Options (Macro-Actions)

Example

1 2 3 4 5 6 7 8

  • Partition {S1 , S2 , S3 ,S4 }

  • A macro-action -- a local

    policy i : Si A on region Si

  • E.g., EPer (S1) = {(3,5),(5,3)}

  • Discounted transition model

    Ti: Si  {i}  Eper(Si)  [0,1]

  • Discounted reward model

    Ri: Si  {i} R

1 2 3 4 5 6 7 8

S1

   

   

   

   


Solving large markov decision processes

  • Abstract MDP M’= < S’, A’, T’, R’>

  • S ’=  Eper(Si ), e.g.,

  • {(4,3),(3,4),(5,3),(3,5),(6,4),(4,6), (5,6),(6,5)} .

  • A’=  Ai , where Ai is a set of macro-actions

  • on region Si .

  • Transition model T’: S ’ A’ S ’  [0,1]

  • T’(s, i, s’) = Ti(s, i,s’) if s Si , s’  Eper(Si );

  • T’(s, i, s’) = 0 otherwise.

  • Reward model R’: S ’ A’  R

  • R’(s, i ) = Ri(s, i ) for any s’  Eper(Si ).


Other temporal abstraction approaches
Other Temporal Abstraction Approaches

  • Options [Sutton 1995; Singh, Sutton and Precup 1999]

    Macro-actions [Hauskrecht et al. 1998; Parr 1998]

    • Fixed policies

  • Hierarchical abstract machines (HAMs) [Parr and Russell 1997; Andre and Russell 2001,2002]

    • Finite controllers

  • MAXQ methods [Dietterich 1998, 2000]

    • Goal-oriented subtasks

  • Etc.


Solving large mdps part ii
Solving Large MDPs (Part II)

  • Temporal abstraction approaches (basic idea)

    • Solving MDPs hierarchically

    • Using complex actions or subtasks to compress the scale of the state spaces

  • Representing and solving MDPs logically (basic idea)

    • Logically representing environment features

    • Aggregating ‘similar’ states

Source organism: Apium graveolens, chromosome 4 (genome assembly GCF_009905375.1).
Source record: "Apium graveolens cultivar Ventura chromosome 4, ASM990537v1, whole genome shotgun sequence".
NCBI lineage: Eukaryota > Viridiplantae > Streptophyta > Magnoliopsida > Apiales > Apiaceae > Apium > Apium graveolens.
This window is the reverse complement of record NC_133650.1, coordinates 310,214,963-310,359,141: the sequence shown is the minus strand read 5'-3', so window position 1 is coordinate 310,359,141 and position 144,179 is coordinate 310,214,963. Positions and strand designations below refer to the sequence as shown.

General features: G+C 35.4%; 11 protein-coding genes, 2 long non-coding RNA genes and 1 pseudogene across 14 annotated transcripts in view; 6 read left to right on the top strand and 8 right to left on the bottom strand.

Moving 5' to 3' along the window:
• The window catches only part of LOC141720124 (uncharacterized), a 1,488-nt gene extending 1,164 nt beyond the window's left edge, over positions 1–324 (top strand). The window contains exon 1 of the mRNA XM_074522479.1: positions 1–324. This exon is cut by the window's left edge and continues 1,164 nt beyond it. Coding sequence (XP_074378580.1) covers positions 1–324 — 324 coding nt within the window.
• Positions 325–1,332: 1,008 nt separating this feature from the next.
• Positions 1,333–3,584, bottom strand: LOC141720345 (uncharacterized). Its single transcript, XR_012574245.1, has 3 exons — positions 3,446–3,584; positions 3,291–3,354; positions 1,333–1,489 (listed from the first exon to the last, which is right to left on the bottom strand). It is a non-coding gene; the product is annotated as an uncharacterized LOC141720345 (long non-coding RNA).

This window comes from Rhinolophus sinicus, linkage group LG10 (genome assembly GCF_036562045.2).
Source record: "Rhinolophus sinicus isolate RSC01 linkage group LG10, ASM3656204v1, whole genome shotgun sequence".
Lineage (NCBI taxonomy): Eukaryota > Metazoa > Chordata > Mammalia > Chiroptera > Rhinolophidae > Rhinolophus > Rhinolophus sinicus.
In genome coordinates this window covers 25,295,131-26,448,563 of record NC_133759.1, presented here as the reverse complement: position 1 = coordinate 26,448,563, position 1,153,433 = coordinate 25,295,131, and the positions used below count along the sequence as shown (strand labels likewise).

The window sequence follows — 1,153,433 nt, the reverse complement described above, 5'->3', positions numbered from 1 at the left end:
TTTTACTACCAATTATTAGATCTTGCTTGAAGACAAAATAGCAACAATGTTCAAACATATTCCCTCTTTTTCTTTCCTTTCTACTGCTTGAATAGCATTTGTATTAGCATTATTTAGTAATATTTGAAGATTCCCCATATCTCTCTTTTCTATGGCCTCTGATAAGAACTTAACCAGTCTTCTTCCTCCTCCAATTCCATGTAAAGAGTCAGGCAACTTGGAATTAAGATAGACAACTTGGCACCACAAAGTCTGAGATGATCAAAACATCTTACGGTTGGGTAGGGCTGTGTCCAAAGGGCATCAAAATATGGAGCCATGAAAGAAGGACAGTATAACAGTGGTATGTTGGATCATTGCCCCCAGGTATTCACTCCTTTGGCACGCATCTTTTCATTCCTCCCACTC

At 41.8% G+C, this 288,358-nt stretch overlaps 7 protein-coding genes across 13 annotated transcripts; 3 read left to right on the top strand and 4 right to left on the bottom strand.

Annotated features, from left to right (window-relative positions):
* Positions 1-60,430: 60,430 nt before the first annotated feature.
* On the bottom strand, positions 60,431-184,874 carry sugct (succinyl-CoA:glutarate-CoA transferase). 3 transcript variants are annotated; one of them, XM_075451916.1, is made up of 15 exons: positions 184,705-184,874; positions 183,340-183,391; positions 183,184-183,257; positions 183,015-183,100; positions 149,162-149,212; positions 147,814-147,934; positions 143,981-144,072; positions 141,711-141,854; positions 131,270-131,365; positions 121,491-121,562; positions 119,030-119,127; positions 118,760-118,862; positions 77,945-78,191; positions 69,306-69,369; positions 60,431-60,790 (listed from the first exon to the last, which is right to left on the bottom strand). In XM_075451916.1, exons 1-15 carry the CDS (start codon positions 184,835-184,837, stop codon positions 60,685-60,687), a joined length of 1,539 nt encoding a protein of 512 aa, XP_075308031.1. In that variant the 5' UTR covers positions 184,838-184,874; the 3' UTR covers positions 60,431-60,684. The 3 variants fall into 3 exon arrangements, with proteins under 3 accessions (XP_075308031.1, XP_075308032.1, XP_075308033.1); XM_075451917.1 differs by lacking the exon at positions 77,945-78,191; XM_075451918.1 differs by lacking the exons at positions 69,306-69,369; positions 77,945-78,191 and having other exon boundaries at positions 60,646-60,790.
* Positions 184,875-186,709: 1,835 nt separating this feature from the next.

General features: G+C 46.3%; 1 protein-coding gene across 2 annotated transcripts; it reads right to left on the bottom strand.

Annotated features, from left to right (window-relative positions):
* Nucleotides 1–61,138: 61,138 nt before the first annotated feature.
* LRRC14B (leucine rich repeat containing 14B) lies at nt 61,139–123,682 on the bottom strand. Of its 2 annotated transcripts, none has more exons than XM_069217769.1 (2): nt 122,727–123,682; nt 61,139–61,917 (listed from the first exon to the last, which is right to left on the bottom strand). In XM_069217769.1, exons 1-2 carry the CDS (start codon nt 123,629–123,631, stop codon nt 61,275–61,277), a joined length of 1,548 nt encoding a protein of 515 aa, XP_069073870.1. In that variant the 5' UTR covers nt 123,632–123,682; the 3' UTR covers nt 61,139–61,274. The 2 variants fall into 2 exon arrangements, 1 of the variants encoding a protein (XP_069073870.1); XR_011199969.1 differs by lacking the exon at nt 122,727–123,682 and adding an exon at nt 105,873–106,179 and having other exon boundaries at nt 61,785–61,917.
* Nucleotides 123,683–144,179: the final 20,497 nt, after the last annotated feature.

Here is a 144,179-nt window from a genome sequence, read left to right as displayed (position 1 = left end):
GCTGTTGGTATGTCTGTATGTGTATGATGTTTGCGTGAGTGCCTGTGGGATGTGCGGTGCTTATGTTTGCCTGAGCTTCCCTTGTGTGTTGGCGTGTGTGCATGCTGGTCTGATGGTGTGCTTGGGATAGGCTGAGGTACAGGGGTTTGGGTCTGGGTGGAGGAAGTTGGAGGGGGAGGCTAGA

• Representing effect of actions compactly by using logical structures, and eliminating unaffected features during reasoning


First order mdps
First-Order MDPs

  • Using the stochastic situation calculus to model decision-theoretic planning problems

  • Underlying model : first-order MDPs (FOMDPs)

  • Solving FOMDPs using symbolic dynamic programming


Stochastic situation calculus i
Stochastic Situation Calculus (I)

  • Using choice axioms to specify possible outcomes ni(x) of any stochastic actiona(x)

    Example:choice(delCoff(x),a) a = delCoffS(x) a = delCoffF(x)

  • Situations: S0 , do(a,s)

  • Fluents F(x,s) – modeling environment features compactly

    Examples:office(x,s), coffeeReq(x,s), holdingCoffee(s)

  • Basic action theory:

    • Using successor state axioms to describe the effect of the actions’ outcomes on each fluent

      coffeeReq(x,do(a,s))  coffeeReq(x,s)  a = delCoffS(x)


Stochastic situation calculus ii
Stochastic Situation Calculus (II)

  • Asserting probabilities (may be depended on conditions of

    current situation

    Example: prob(delCoffS(x), delCoff(x), s) = case [hot, 0.9; hot, 0.7]